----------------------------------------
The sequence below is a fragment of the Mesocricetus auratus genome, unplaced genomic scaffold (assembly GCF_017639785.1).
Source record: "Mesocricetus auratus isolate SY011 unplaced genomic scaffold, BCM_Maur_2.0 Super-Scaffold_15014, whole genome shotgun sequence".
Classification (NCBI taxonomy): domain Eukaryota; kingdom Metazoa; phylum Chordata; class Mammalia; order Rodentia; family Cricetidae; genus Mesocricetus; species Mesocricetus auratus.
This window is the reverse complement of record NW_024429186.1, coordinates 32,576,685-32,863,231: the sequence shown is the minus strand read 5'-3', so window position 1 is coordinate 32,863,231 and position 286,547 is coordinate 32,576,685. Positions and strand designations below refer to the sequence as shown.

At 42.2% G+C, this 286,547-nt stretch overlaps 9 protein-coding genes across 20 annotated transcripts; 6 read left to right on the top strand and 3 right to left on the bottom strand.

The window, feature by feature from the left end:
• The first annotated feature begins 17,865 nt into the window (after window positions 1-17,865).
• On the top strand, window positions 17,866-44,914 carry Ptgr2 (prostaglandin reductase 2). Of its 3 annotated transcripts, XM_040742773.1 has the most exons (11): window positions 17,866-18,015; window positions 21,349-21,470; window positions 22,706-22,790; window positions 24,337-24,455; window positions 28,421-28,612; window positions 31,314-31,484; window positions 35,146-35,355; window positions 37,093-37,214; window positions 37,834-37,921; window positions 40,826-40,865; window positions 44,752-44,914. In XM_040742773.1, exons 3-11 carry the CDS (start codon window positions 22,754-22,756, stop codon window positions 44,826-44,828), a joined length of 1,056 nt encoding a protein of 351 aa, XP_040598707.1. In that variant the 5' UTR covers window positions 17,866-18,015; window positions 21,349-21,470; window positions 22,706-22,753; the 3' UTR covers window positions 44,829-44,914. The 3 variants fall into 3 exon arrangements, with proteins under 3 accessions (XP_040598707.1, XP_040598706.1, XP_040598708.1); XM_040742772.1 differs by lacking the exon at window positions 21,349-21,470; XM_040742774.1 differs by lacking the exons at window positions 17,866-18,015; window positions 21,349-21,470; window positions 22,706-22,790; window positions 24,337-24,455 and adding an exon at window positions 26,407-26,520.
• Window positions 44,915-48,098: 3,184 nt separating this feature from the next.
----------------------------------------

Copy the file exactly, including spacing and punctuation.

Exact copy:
The sequence below is a fragment of the Mesocricetus auratus genome, unplaced genomic scaffold (assembly GCF_017639785.1).
Source record: "Mesocricetus auratus isolate SY011 unplaced genomic scaffold, BCM_Maur_2.0 Super-Scaffold_15014, whole genome shotgun sequence".
Classification (NCBI taxonomy): domain Eukaryota; kingdom Metazoa; phylum Chordata; class Mammalia; order Rodentia; family Cricetidae; genus Mesocricetus; species Mesocricetus auratus.
This window is the reverse complement of record NW_024429186.1, coordinates 32,576,685-32,863,231: the sequence shown is the minus strand read 5'-3', so window position 1 is coordinate 32,863,231 and position 286,547 is coordinate 32,576,685. Positions and strand designations below refer to the sequence as shown.

At 42.2% G+C, this 286,547-nt stretch overlaps 9 protein-coding genes across 20 annotated transcripts; 6 read left to right on the top strand and 3 right to left on the bottom strand.

The window, feature by feature from the left end:
• The first annotated feature begins 17,865 nt into the window (after window positions 1-17,865).
• On the top strand, window positions 17,866-44,914 carry Ptgr2 (prostaglandin reductase 2). Of its 3 annotated transcripts, XM_040742773.1 has the most exons (11): window positions 17,866-18,015; window positions 21,349-21,470; window positions 22,706-22,790; window positions 24,337-24,455; window positions 28,421-28,612; window positions 31,314-31,484; window positions 35,146-35,355; window positions 37,093-37,214; window positions 37,834-37,921; window positions 40,826-40,865; window positions 44,752-44,914. In XM_040742773.1, exons 3-11 carry the CDS (start codon window positions 22,754-22,756, stop codon window positions 44,826-44,828), a joined length of 1,056 nt encoding a protein of 351 aa, XP_040598707.1. In that variant the 5' UTR covers window positions 17,866-18,015; window positions 21,349-21,470; window positions 22,706-22,753; the 3' UTR covers window positions 44,829-44,914. The 3 variants fall into 3 exon arrangements, with proteins under 3 accessions (XP_040598707.1, XP_040598706.1, XP_040598708.1); XM_040742772.1 differs by lacking the exon at window positions 21,349-21,470; XM_040742774.1 differs by lacking the exons at window positions 17,866-18,015; window positions 21,349-21,470; window positions 22,706-22,790; window positions 24,337-24,455 and adding an exon at window positions 26,407-26,520.
• Window positions 44,915-48,098: 3,184 nt separating this feature from the next.